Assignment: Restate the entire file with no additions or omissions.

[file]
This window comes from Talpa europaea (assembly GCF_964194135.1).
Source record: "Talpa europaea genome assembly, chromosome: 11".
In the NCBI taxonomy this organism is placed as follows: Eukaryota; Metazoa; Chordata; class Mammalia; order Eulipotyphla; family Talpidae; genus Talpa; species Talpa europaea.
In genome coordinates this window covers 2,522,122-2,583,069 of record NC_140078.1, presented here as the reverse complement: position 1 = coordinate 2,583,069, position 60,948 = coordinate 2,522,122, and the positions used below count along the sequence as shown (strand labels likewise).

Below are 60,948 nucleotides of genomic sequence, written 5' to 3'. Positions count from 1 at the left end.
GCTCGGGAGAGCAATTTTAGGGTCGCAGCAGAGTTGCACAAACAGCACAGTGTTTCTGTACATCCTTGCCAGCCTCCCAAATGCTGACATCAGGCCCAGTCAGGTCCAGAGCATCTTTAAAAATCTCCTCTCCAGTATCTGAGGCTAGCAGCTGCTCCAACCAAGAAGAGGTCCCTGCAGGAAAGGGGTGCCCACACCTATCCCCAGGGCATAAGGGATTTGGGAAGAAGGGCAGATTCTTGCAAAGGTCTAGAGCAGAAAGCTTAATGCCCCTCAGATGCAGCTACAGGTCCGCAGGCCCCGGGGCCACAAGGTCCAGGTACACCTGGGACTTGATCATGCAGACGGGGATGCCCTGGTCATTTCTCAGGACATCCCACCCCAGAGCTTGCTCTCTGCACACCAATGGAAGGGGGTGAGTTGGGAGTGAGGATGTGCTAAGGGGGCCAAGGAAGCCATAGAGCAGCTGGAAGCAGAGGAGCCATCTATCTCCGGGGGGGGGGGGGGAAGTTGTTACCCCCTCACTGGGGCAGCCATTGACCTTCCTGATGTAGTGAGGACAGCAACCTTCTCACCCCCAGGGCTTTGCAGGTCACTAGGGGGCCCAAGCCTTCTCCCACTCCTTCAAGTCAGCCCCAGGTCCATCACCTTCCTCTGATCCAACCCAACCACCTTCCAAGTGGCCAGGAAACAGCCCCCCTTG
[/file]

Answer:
This window comes from Talpa europaea (assembly GCF_964194135.1).
Source record: "Talpa europaea genome assembly, chromosome: 11".
In the NCBI taxonomy this organism is placed as follows: Eukaryota; Metazoa; Chordata; class Mammalia; order Eulipotyphla; family Talpidae; genus Talpa; species Talpa europaea.
In genome coordinates this window covers 2,522,122-2,583,069 of record NC_140078.1, presented here as the reverse complement: position 1 = coordinate 2,583,069, position 60,948 = coordinate 2,522,122, and the positions used below count along the sequence as shown (strand labels likewise).

Below are 60,948 nucleotides of genomic sequence, written 5' to 3'. Positions count from 1 at the left end.
GCTCGGGAGAGCAATTTTAGGGTCGCAGCAGAGTTGCACAAACAGCACAGTGTTTCTGTACATCCTTGCCAGCCTCCCAAATGCTGACATCAGGCCCAGTCAGGTCCAGAGCATCTTTAAAAATCTCCTCTCCAGTATCTGAGGCTAGCAGCTGCTCCAACCAAGAAGAGGTCCCTGCAGGAAAGGGGTGCCCACACCTATCCCCAGGGCATAAGGGATTTGGGAAGAAGGGCAGATTCTTGCAAAGGTCTAGAGCAGAAAGCTTAATGCCCCTCAGATGCAGCTACAGGTCCGCAGGCCCCGGGGCCACAAGGTCCAGGTACACCTGGGACTTGATCATGCAGACGGGGATGCCCTGGTCATTTCTCAGGACATCCCACCCCAGAGCTTGCTCTCTGCACACCAATGGAAGGGGGTGAGTTGGGAGTGAGGATGTGCTAAGGGGGCCAAGGAAGCCATAGAGCAGCTGGAAGCAGAGGAGCCATCTATCTCCGGGGGGGGGGGGGGAAGTTGTTACCCCCTCACTGGGGCAGCCATTGACCTTCCTGATGTAGTGAGGACAGCAACCTTCTCACCCCCAGGGCTTTGCAGGTCACTAGGGGGCCCAAGCCTTCTCCCACTCCTTCAAGTCAGCCCCAGGTCCATCACCTTCCTCTGATCCAACCCAACCACCTTCCAAGTGGCCAGGAAACAGCCCCCCTTG